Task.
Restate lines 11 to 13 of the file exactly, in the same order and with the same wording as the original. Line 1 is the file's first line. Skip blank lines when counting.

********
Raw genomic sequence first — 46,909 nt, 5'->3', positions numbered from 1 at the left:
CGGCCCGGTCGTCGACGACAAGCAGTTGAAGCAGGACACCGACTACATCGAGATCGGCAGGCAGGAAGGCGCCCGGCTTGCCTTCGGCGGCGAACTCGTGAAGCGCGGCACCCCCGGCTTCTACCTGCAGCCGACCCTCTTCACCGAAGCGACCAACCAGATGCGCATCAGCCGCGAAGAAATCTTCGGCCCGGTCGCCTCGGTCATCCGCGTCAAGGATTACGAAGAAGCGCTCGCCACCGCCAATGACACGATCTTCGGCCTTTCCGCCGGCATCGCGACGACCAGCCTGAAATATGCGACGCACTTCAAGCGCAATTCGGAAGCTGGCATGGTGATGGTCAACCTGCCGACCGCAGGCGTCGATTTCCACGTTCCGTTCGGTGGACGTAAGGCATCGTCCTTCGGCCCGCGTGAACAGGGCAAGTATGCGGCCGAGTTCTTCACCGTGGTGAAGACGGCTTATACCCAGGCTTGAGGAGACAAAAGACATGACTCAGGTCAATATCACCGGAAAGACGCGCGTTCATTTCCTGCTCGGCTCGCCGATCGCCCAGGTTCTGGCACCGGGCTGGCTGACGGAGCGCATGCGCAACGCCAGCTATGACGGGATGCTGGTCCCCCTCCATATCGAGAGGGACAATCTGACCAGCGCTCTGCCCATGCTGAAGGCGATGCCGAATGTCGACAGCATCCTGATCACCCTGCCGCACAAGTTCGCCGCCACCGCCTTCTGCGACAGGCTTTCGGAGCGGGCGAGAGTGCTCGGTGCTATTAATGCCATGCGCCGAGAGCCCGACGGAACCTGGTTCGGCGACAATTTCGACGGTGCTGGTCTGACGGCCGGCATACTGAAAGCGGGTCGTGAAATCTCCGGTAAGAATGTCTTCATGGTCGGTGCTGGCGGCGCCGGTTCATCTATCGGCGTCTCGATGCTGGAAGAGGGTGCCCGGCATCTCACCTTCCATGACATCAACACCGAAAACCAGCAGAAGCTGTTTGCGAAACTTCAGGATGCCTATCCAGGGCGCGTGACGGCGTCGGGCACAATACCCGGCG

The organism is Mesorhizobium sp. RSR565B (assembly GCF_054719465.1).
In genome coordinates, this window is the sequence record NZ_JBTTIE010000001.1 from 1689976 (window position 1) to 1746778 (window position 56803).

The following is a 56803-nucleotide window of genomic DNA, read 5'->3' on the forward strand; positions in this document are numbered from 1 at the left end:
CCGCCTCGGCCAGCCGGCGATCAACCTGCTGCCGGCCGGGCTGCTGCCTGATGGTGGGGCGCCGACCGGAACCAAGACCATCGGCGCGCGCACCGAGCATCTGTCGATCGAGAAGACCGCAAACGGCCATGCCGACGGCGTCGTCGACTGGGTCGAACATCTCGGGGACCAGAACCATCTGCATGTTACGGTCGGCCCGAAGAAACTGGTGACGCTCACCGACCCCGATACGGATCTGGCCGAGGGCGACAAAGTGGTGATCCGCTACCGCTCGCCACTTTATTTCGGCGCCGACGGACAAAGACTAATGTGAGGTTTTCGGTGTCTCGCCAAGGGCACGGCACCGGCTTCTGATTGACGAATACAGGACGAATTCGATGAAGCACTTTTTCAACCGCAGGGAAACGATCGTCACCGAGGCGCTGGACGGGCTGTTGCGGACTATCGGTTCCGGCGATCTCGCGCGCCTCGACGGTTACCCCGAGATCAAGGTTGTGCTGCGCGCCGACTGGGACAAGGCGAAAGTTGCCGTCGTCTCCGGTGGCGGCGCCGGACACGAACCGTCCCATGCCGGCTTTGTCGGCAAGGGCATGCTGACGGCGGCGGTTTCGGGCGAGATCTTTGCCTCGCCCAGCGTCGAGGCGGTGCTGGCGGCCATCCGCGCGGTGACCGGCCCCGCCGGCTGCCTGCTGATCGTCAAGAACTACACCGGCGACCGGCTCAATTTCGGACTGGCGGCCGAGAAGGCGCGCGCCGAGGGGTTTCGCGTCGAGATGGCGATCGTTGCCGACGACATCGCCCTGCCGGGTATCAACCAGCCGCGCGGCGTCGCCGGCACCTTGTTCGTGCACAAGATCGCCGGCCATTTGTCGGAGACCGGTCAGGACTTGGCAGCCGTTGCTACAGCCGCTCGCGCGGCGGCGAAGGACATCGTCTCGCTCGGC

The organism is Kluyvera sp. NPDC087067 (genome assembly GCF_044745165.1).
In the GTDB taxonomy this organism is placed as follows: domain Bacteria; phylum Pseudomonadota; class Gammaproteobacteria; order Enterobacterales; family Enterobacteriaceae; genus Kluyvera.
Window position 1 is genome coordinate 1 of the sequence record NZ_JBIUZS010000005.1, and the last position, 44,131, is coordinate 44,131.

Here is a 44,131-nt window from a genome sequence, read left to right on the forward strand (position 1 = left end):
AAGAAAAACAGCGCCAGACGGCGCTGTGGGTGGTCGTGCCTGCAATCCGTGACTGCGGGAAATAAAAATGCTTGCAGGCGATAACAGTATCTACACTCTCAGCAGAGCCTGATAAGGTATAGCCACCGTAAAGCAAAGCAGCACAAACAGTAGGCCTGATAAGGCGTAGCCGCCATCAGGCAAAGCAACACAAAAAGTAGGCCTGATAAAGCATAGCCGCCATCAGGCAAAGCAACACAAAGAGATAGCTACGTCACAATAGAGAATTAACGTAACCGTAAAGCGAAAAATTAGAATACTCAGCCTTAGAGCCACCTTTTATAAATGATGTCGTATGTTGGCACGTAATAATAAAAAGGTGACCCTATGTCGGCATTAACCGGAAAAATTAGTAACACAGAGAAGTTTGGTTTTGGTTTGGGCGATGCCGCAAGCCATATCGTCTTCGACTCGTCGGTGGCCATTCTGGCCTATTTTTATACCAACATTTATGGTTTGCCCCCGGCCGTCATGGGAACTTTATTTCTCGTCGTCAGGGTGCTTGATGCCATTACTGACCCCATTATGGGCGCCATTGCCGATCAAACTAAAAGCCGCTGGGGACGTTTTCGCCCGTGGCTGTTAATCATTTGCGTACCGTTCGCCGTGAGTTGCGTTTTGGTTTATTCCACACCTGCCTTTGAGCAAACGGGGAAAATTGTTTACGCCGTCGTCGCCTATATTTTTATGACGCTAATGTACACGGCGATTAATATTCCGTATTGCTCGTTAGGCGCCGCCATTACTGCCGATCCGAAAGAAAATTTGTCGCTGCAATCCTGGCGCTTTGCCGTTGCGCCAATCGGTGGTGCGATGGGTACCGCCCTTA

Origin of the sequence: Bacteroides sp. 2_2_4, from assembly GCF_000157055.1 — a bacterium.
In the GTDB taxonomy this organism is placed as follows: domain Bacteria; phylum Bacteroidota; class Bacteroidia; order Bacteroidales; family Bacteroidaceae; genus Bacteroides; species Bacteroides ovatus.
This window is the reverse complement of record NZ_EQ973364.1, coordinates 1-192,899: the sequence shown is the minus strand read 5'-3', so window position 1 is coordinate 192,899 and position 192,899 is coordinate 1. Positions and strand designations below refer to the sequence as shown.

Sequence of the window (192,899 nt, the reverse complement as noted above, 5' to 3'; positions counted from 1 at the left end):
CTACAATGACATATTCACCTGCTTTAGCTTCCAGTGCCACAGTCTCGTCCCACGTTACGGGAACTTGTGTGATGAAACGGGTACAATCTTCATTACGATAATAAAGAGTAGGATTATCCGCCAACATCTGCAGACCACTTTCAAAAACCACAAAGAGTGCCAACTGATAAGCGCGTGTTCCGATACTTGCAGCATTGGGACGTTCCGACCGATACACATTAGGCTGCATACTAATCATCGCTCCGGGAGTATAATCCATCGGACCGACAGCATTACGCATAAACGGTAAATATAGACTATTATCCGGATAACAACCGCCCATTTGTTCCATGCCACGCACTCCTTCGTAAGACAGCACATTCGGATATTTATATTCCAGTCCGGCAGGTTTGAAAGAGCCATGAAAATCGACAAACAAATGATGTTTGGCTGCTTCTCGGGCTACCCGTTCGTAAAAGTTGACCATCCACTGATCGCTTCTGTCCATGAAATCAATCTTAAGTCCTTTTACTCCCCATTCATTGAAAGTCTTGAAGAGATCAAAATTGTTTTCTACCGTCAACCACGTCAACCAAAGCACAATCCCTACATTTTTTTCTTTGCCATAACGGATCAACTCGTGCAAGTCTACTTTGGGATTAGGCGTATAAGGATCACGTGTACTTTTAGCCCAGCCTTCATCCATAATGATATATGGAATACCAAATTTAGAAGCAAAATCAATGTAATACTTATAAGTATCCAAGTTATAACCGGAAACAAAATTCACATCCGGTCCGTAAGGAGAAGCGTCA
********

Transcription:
AAGAAAAACAGCGCCAGACGGCGCTGTGGGTGGTCGTGCCTGCAATCCGTGACTGCGGGAAATAAAAATGCTTGCAGGCGATAACAGTATCTACACTCTCAGCAGAGCCTGATAAGGTATAGCCACCGTAAAGCAAAGCAGCACAAACAGTAGGCCTGATAAGGCGTAGCCGCCATCAGGCAAAGCAACACAAAAAGTAGGCCTGATAAAGCATAGCCGCCATCAGGCAAAGCAACACAAAGAGATAGCTACGTCACAATAGAGAATTAACGTAACCGTAAAGCGAAAAATTAGAATACTCAGCCTTAGAGCCACCTTTTATAAATGATGTCGTATGTTGGCACGTAATAATAAAAAGGTGACCCTATGTCGGCATTAACCGGAAAAATTAGTAACACAGAGAAGTTTGGTTTTGGTTTGGGCGATGCCGCAAGCCATATCGTCTTCGACTCGTCGGTGGCCATTCTGGCCTATTTTTATACCAACATTTATGGTTTGCCCCCGGCCGTCATGGGAACTTTATTTCTCGTCGTCAGGGTGCTTGATGCCATTACTGACCCCATTATGGGCGCCATTGCCGATCAAACTAAAAGCCGCTGGGGACGTTTTCGCCCGTGGCTGTTAATCATTTGCGTACCGTTCGCCGTGAGTTGCGTTTTGGTTTATTCCACACCTGCCTTTGAGCAAACGGGGAAAATTGTTTACGCCGTCGTCGCCTATATTTTTATGACGCTAATGTACACGGCGATTAATATTCCGTATTGCTCGTTAGGCGCCGCCATTACTGCCGATCCGAAAGAAAATTTGTCGCTGCAATCCTGGCGCTTTGCCGTTGCGCCAATCGGTGGTGCGATGGGTACCGCCCTTA

Origin of the sequence: Bacteroides sp. 2_2_4, from assembly GCF_000157055.1 — a bacterium.
In the GTDB taxonomy this organism is placed as follows: domain Bacteria; phylum Bacteroidota; class Bacteroidia; order Bacteroidales; family Bacteroidaceae; genus Bacteroides; species Bacteroides ovatus.